The USD continues to take advantage of the EUR’s woes and has actually staged a break above its 100-day moving average yesterday after several attempts previously. This sends a bullish signal and the USD is set to remain supported given that there is little in sight of a resolution to the problems festering in the eurozone.

Today’s release of the June 22 Fed FOMC minutes will give some clues to Fed Chairman Bernanke’s testimony to the House of Representatives tomorrow, but as long as the minutes do not indicate a greater willingness to embark on more asset purchases, the USD is set to remain resilient.

GBP has also benefitted from the EUR’s weakness, and unlike the EUR has only drifted rather than dived versus the USD. However, the UK economy is not without its own problems as revealed in a further drop in retail sales overnight, albeit less negative than feared, with the British Retail Consortium (BRC) like for like sales falling 0.6% in June.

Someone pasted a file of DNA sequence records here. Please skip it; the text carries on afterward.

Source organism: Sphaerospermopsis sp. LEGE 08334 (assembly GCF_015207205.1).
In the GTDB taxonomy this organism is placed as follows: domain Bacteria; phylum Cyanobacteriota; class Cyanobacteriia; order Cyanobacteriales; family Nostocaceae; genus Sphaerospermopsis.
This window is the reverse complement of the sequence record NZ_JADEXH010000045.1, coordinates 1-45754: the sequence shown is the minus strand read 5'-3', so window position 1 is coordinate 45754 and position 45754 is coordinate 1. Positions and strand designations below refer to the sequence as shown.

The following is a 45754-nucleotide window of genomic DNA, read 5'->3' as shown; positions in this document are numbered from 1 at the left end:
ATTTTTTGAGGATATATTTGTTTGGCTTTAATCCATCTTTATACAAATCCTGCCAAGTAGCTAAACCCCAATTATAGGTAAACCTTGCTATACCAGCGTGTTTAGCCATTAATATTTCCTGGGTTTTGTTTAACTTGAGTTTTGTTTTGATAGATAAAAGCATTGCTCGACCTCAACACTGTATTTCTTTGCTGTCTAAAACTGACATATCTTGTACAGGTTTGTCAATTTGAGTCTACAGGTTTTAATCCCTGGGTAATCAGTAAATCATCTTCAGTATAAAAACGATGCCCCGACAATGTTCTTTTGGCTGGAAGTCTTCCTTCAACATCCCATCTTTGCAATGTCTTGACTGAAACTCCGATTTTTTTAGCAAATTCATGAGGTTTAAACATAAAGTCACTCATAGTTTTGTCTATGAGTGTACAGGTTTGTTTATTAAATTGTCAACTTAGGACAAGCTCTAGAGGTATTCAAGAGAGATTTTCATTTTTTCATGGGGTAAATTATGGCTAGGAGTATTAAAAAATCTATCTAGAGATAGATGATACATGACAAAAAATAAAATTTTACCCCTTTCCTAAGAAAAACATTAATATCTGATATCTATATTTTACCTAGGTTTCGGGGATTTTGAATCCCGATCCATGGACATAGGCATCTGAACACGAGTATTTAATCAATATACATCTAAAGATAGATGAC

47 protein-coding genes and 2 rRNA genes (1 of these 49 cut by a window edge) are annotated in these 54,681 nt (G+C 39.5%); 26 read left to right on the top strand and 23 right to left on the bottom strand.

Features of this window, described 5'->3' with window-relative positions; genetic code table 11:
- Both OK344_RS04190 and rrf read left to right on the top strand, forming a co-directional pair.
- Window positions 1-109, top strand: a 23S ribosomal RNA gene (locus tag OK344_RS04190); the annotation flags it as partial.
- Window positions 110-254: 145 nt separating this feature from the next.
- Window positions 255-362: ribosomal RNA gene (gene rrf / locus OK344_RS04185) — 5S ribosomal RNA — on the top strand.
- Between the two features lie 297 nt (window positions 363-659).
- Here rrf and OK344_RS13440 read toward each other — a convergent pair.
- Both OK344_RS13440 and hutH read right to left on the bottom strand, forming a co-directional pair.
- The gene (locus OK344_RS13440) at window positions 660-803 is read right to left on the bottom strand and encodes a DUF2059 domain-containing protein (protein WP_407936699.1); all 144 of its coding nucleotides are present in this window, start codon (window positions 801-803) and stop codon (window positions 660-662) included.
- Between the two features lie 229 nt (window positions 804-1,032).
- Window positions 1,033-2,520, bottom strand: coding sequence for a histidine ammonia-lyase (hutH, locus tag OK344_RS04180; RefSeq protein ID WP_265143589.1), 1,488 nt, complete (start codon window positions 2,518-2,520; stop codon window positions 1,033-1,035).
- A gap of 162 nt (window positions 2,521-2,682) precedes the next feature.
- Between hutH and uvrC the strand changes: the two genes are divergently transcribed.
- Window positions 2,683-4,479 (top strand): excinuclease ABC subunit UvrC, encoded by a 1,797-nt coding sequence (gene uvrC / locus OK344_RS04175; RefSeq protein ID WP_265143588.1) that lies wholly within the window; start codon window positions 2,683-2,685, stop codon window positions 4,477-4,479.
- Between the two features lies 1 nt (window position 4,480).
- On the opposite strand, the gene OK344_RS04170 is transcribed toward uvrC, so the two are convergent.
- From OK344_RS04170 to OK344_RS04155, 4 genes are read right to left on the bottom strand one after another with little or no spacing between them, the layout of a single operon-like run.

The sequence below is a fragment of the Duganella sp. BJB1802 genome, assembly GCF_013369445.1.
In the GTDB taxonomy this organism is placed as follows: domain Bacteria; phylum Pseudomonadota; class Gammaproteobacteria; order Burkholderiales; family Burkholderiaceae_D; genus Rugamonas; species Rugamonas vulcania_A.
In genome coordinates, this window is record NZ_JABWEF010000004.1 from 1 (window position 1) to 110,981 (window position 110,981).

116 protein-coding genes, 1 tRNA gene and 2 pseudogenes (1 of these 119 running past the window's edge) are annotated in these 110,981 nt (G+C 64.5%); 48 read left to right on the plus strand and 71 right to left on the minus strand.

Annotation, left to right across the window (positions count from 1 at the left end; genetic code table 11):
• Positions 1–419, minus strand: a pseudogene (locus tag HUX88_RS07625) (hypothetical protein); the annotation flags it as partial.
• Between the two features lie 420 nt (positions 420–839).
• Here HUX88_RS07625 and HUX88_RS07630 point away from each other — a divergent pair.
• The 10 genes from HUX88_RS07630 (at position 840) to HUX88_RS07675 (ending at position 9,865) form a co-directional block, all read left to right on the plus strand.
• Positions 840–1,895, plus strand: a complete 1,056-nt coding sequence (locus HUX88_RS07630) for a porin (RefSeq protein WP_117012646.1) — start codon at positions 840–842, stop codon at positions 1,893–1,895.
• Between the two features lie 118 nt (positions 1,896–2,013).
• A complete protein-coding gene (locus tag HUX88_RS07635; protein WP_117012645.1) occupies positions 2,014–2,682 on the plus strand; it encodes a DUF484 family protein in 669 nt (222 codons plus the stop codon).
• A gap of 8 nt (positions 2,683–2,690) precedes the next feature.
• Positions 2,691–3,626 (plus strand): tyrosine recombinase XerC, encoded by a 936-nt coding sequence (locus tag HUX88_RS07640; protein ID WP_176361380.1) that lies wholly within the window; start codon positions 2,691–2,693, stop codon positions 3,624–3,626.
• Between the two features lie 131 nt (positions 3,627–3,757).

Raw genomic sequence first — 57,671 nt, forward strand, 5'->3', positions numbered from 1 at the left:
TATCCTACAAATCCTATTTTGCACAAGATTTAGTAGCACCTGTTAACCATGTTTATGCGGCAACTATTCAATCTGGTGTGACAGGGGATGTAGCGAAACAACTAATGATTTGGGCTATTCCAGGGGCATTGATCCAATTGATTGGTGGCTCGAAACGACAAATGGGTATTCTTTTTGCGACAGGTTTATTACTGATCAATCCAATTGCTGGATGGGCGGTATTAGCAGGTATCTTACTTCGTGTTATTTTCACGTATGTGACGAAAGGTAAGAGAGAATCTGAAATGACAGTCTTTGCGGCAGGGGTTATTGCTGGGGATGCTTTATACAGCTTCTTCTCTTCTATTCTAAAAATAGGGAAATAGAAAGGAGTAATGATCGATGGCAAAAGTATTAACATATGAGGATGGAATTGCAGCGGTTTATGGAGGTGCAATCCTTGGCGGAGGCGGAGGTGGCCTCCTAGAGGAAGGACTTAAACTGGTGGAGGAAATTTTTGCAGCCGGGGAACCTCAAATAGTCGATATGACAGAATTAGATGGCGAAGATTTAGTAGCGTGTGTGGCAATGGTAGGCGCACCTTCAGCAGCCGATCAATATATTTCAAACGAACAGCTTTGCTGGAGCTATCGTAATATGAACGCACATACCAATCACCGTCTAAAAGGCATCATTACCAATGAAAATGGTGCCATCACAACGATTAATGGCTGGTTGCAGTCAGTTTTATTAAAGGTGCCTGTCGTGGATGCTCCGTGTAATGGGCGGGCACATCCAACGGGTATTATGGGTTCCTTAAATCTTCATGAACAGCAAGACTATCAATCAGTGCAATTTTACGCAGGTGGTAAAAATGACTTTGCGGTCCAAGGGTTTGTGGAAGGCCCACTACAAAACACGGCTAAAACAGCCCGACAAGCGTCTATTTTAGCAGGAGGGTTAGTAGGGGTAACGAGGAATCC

A likely increase in June CPI inflation in data today to a 4.8% annual rate will once again highlight the dichotomy between weak growth and high inflation. In turn, such data will only provoke further divisions within the Bank of England MPC. While further gains against the beleaguered EUR are likely, with a test of EUR/GBP 0.8721 on the cards in the short term, GBP will struggle to sustain any gain above 1.6000 versus USD.

Both AUD and NZD are vulnerable against the background of rising risk aversion and a firmer USD in general. However, both currencies are not particularly sensitive to risk aversion. Interestingly the major currency most sensitive to higher risk aversion in the past 3-months is the CAD and in this respect it may be worth considering playing relative CAD underperformance versus other currencies.

As for the AUD it is more sensitive to general USD strength, suggesting that it will be restrained over coming sessions too and given that market positioning is still very long AUD, there is scope for further downside pressure to around 1.0520 versus USD.